How do I get my extreme Christian parents to see that their views of the world are antiquated and no longer functional? They’re super judgmental and difficult to be around at times. I love my parents. I just want to see them love the world and people around them more. Background: I’m not Christian so they don’t value my opinion a lot of times.
I think the chances of you getting them to “see” anything is problematic. You have a couple strikes against you. First of all, you’re their child . . . it takes some extremely well-adjusted parents to accept the fact that their child might be more enlightened than they are in any area. On top of that, you don’t share their Christian convictions. So you’d have to convince them that you know more about the views of a conviction that you don’t share.
As far as they’re concerned, you’re probably too blinded by the lies of this world to be an accurate guide.
There’s no magic bullet here. This is probably going to be a very long game. But here are a few suggestions to get you going:
As hard as it seems, choose your battles. Don’t go to war with both of them. If one or both of them say something terrible in your presence when they’re together, bite your tongue. There’s no way that you come out of a situation like that a victor, and subsequent conversations they have about you in private later are going to bolster both of their defenses against your shenanigans in the future.
Start investing in a relationship with the more compassionate of the two. Go out of the way to spend one-on-one time with with that parent. Again, bite your tongue. This is all about relationship. You need to make some deposits into the old relational bank account so that you can make withdrawals later.
Take some time to learn their language. Why do they believe what they believe? From within the framework of their worldview, why should they believe anything different? Do you know some Christians who you find more palatable? Spend some time with them and see how their perspective is different.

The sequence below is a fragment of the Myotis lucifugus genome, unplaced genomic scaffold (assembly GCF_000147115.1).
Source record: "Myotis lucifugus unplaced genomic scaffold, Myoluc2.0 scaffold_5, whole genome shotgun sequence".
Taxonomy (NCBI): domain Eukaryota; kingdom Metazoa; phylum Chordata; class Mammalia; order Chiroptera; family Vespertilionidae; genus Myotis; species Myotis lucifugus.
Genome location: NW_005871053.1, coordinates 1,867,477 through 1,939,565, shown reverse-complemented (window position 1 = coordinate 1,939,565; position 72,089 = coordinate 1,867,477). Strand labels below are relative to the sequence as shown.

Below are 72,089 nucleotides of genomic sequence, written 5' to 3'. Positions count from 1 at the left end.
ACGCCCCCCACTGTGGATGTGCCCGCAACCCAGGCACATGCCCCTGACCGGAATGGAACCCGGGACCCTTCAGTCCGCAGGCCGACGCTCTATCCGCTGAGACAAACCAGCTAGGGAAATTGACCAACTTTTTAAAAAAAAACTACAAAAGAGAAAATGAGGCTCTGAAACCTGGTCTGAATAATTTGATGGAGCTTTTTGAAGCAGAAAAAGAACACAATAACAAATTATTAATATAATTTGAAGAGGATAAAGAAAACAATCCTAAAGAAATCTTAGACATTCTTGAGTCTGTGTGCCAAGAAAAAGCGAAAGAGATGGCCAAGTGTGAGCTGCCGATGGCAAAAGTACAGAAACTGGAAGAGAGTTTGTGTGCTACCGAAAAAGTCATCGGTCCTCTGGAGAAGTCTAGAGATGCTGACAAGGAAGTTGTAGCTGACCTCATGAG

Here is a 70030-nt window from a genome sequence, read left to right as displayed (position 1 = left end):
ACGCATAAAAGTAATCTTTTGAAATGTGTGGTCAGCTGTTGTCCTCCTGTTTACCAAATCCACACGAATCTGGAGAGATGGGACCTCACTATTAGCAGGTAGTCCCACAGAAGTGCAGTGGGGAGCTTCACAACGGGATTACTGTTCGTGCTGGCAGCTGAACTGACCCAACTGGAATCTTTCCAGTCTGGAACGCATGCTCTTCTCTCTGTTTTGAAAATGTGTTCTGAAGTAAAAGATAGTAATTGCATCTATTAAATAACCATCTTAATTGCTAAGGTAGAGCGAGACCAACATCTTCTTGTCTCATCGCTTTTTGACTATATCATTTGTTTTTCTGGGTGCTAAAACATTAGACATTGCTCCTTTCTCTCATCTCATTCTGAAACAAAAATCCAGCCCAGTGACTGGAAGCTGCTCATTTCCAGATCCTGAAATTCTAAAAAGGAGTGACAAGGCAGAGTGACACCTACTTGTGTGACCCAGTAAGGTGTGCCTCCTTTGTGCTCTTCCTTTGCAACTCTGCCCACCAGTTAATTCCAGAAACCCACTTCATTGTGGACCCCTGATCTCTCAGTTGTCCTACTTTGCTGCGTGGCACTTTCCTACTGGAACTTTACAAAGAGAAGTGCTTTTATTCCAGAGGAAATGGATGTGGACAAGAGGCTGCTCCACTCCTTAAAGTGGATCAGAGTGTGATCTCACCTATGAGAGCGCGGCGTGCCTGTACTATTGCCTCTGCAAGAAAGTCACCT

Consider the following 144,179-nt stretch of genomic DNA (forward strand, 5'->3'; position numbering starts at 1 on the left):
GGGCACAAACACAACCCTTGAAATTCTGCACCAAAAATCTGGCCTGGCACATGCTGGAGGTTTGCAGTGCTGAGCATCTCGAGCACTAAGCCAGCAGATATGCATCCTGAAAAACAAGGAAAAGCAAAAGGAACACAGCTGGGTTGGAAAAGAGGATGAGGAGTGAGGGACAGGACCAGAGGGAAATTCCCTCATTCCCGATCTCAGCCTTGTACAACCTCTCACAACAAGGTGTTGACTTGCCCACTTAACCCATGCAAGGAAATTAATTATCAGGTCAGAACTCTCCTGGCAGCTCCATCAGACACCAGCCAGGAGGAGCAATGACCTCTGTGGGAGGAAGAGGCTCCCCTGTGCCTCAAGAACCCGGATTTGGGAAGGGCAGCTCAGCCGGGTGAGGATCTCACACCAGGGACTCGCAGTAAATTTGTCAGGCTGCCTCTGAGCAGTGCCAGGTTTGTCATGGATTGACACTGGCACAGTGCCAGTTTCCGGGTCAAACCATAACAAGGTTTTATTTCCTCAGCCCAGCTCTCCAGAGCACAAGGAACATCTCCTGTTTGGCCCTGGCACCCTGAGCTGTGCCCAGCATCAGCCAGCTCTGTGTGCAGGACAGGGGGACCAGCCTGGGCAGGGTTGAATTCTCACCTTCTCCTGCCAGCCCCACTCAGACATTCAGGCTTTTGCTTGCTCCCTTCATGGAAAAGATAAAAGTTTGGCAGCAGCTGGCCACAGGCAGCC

Look for opportunities to talk with the parent you’re investing in. Wait for moments that feel comfortable and open up the conversation in a casual way. Ask them questions about how they see things and be willing to listen. The more you show signs that you’re willing to understand them, the greater the chance that they’ll reciprocate. Don’t go all in here. Just have a small conversation about one aspect that troubles you. As best as you can, don’t be confrontational. Be willing to pull the ripcord if it starts going south. Hopefully, the more you can draw this parent into a comfortable dialog about these issues, the more they’ll be an advocate for you with the other parent.
This isn’t going to be easy. One of the difficult things about some extreme Christian ideals is that they can be culturally inoculated against opposing views. It’s like a game of emotional Jenga. There’s often a fear that if you pull out the wrong block, their whole worldview will collapse. To protect themselves, it’s easy for them to demonize opposing ideas as being ungodly or liberal.
Lastly, if you’re able to affect any change here, it’s probably not going to be as much as you’d like. This places the responsibility on you to decide how much change you’d be happy with and how to have a relationship with them that you’re comfortable with.
In the end, they know how you feel. Learning how to communicate that you love them as they are, without having to sacrifice all of your principles, will probably have a positive effect—since that’s kind of what you expect from them.
I hope this helps!
Did I nail it or blow it? Let me know in the comments.
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